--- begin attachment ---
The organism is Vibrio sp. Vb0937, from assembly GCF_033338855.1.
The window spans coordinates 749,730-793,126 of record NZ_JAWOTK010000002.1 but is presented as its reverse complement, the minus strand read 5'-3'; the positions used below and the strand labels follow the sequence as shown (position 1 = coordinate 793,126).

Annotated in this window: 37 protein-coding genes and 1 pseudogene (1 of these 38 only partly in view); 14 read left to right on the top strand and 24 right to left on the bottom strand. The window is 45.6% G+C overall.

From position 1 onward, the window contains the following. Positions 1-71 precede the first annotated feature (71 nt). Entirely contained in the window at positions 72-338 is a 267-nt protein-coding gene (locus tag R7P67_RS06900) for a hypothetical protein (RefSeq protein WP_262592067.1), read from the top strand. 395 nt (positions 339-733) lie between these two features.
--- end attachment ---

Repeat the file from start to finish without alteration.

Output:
The organism is Vibrio sp. Vb0937, from assembly GCF_033338855.1.
The window spans coordinates 749,730-793,126 of record NZ_JAWOTK010000002.1 but is presented as its reverse complement, the minus strand read 5'-3'; the positions used below and the strand labels follow the sequence as shown (position 1 = coordinate 793,126).

Annotated in this window: 37 protein-coding genes and 1 pseudogene (1 of these 38 only partly in view); 14 read left to right on the top strand and 24 right to left on the bottom strand. The window is 45.6% G+C overall.

From position 1 onward, the window contains the following. Positions 1-71 precede the first annotated feature (71 nt). Entirely contained in the window at positions 72-338 is a 267-nt protein-coding gene (locus tag R7P67_RS06900) for a hypothetical protein (RefSeq protein WP_262592067.1), read from the top strand. 395 nt (positions 339-733) lie between these two features.